Grubs, and the critters that eat them, are turning N.B. lawns upside down
Grub season is a doozie this year, and the dishevelled signs of it are everywhere
"What's happening to my lawn?"
Saint John resident Kayla Stevens has been asking herself this question for days now, and she's not alone.
Across New Brunswick, residents are surveying their yards and seeing vast patches of bare dirt, peeled-back chunks of sod, and clumps of torn-up grass strewn everywhere.
It's as if someone, or something, has gone on a wanton marauding spree.
Which, in fact, they have.
Welcome to spring. Or as raccoons, skunks, crows and other hungry hunters know it: grub season.
Beneath the soil's surface, the pasty-white larvae of invasive chafer beetles — a species that includes June bugs — are feasting on grass roots, plumping up delectably and irresistibly for the critters above ground.
Grub season is a double-whammy for lawns, and it happens every year at this time to some degree.
But this year, lawn-care experts say, it's a doozie.
'If there's one, there's probably 1,000'
Zachary Munn can tell just by looking at a lawn whether there's a grub problem beneath it.
And the sky is a pretty good indicator too.
"Sometimes I'll drive by and watch what the birds are doing," said Munn, owner of Valley Plus Lawncare in Quispamsis.
If he sees them diving down and plucking fat white morsels out of a lawn, "then I know they definitely have grubs," he said.
"And if there's one, there's probably a thousand."
This year, the birds are feasting in Quispamsis.
"It's terrible. It's one of the worst years I've ever seen," Munn said, noting he has seen lawns where "you can pick out 50 of [the grubs] in just a square foot."
Munn said a number of factors are driving this year's bumper crop of pests, starting with the weather.
The beetles lay their eggs in late June, and the young grubs begin feeding on grass roots within weeks.
A dry July and August can kill off many of the eggs, but much of New Brunswick had a soaker of a July last year, so there was no shortage of grubs, or grass roots to feed on, into fall, when the grubs then burrow deep into the ground for the winter.
A warmer-than-usual winter helps grubs get an early start feeding on grass roots, which they'll keep doing until late May, when they transform into June bugs and begin laying eggs and starting the cycle all over again.
From then on, it's simple math, Munn said.
"They keep on repopulating … every year, so you can get thousands and thousands of them, and then they turn into millions and they turn into billions," he said.
"A few years ago, it just started out as one lawn in the neighbourhood, and now every lawn in the neighbourhood has it. It spreads rapidly."
Some opt to just let it be
Hampton resident Richard Blacquiere admits he's intrigued by the number of dishevelled and dug-up lawns he's seen in his neighbourhood, including his own.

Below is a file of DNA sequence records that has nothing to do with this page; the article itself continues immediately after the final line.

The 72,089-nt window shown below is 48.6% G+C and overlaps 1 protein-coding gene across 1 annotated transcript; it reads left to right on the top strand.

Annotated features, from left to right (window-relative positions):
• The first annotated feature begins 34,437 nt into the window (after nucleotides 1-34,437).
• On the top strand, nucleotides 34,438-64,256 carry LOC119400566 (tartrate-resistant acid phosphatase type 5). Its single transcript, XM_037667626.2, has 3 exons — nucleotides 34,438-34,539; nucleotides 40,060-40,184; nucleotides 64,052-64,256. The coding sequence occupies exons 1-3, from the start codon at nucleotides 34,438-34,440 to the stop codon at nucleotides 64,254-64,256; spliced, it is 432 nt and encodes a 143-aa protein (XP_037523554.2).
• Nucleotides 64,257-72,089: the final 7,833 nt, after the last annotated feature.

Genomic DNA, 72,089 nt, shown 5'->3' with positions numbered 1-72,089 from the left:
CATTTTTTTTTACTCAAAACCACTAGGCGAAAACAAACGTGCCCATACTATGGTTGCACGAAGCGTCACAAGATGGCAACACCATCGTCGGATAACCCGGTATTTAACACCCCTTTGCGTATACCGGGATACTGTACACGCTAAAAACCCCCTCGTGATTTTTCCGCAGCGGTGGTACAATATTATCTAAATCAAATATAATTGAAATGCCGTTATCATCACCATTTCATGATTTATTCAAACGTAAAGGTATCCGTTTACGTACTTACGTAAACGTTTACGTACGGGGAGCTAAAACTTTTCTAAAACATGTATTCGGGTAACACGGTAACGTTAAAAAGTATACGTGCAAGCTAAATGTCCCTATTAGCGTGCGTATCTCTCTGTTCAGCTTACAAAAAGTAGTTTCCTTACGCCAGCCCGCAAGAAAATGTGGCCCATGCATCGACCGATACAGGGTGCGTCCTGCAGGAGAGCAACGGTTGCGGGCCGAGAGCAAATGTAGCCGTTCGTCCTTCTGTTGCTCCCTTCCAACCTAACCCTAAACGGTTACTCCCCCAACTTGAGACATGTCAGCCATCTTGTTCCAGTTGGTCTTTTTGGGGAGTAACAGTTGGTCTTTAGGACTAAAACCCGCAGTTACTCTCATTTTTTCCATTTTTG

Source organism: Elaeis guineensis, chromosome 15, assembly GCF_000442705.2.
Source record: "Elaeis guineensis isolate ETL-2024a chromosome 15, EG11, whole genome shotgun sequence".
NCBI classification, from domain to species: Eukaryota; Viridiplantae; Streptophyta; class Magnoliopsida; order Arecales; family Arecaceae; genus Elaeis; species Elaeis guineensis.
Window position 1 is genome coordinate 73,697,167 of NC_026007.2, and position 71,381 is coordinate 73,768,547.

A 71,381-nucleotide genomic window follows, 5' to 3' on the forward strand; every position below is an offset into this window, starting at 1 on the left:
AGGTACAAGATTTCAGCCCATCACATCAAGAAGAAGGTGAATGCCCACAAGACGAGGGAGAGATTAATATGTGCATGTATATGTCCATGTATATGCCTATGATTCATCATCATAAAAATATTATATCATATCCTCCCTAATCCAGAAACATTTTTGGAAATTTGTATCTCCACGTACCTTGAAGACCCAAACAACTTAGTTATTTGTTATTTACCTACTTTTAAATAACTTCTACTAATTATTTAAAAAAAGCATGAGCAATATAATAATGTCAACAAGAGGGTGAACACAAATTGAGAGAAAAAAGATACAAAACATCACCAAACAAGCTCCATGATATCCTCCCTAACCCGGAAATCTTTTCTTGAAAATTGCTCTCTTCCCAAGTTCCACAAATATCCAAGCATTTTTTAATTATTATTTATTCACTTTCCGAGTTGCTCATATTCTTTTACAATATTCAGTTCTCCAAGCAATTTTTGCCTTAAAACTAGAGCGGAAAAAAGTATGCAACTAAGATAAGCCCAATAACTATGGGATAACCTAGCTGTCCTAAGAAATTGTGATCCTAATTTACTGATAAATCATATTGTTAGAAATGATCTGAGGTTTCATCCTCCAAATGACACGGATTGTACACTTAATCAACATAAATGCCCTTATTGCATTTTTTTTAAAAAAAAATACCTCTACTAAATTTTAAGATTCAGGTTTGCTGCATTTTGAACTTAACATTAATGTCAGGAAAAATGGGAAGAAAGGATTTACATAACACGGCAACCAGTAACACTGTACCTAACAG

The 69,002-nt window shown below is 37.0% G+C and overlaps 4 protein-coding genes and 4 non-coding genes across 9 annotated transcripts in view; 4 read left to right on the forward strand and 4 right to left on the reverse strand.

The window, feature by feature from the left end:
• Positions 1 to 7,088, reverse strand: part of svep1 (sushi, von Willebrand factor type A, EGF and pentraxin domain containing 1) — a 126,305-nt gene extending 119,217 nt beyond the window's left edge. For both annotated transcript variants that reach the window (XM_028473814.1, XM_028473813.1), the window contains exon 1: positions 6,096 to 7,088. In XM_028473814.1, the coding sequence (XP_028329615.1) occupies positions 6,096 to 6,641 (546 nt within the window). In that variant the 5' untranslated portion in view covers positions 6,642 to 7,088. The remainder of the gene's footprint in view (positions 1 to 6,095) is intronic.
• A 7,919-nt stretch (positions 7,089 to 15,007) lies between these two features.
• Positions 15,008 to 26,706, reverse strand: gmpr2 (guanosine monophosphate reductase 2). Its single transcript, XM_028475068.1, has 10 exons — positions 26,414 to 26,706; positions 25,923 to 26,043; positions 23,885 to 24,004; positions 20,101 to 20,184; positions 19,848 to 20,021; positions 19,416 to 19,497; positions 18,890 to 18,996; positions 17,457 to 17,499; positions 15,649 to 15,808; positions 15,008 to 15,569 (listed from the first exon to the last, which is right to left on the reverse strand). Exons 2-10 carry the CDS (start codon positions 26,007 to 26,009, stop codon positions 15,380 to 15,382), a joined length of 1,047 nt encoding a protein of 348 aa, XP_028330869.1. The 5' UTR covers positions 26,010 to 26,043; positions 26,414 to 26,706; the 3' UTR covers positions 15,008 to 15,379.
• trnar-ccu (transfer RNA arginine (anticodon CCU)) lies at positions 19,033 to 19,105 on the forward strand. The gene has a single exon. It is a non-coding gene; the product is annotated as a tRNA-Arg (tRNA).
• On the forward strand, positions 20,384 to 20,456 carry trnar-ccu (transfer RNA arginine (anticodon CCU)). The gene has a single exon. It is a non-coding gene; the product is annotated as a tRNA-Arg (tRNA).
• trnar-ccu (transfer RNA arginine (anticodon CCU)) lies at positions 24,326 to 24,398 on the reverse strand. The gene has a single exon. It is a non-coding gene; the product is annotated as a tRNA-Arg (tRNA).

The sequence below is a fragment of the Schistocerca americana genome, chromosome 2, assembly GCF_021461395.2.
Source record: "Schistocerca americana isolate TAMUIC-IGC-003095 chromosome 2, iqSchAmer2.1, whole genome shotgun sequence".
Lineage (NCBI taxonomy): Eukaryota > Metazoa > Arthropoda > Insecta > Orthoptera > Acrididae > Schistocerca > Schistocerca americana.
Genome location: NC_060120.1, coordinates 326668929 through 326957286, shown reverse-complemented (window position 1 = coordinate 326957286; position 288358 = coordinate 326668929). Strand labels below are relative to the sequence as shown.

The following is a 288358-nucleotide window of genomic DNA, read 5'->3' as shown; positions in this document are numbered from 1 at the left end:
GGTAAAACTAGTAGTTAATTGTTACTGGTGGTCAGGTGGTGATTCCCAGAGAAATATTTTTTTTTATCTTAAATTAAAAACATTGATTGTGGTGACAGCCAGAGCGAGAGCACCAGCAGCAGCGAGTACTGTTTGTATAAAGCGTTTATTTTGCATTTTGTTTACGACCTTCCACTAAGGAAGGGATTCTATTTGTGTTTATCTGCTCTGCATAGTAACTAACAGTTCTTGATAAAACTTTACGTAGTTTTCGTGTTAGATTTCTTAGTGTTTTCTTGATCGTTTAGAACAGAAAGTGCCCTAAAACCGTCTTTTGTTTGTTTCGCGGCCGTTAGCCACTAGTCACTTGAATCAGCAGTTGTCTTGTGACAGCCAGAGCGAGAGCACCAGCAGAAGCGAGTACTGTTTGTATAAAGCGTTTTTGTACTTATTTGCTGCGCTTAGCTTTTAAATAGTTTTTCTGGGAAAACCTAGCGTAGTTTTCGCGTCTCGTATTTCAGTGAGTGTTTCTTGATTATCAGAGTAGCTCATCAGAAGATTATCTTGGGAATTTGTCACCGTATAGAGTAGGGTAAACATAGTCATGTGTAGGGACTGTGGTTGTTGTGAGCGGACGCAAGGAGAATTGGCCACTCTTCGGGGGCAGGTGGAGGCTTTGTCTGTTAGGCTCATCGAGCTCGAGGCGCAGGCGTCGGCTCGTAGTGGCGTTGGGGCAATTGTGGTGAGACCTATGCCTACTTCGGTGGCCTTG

"Part of my regular daily walk is through the Hampton Rural Cemetery, and I started noticing patches there," he said.
Within days, he was seeing patchy lawns everywhere.
"There's some fairly large patches now …and it seems to be growing every day."
When the patches started appearing in his own yard, he set up a camera and let it run overnight.
As he suspected, a raccoon was one of the first bandits on scene, where his camera caught it feasting on worms and grubs and other underground goodies.
"The raccoons are the most efficient, they actually roll up the sod," Blacquiere said. "It's quite amazing to watch them."
But he is quick to note he's not planning on calling a lawn company to treat it. He'd rather just let nature run its course.
"It's just part of the normal cycle," he said. "I'm not too worried about my lawn. It'll save mowing it."
What you can do about it
While some prefer the live-and-let-live approach to lawn care, others, like Stevens, just want the grubs gone so they can get their "pretty" lawn back.
So how do you do that?
In extreme cases, Munn said he will rip up the entire lawn, treat the soil with either chemical or organic pest controls and then replant it with hydroseed, a slurry of mulch and seed.
According to Health Canada, which has a "pest control tips" section on its website, "the best thing you can do is to make sure your lawn is healthy" before problems can take root.
"Healthy, vigorously growing lawns can tolerate more grub feeding than stressed lawns, because damage to one root is made up for by others," the agency advises. "Remove excessive thatch, and aerate compacted soil areas to ensure proper drainage."
It also advises raising your summer lawn-mowing height to six to eight centimetres (2½ to three inches) to discourage beetles, which prefer to lay eggs in closely cropped lawns.
"Leave lawn clippings after mowing, because their slow release of nitrogen encourages micro-organisms to break down the thatch [and] use fertilizer with high potassium and enough nitrogen."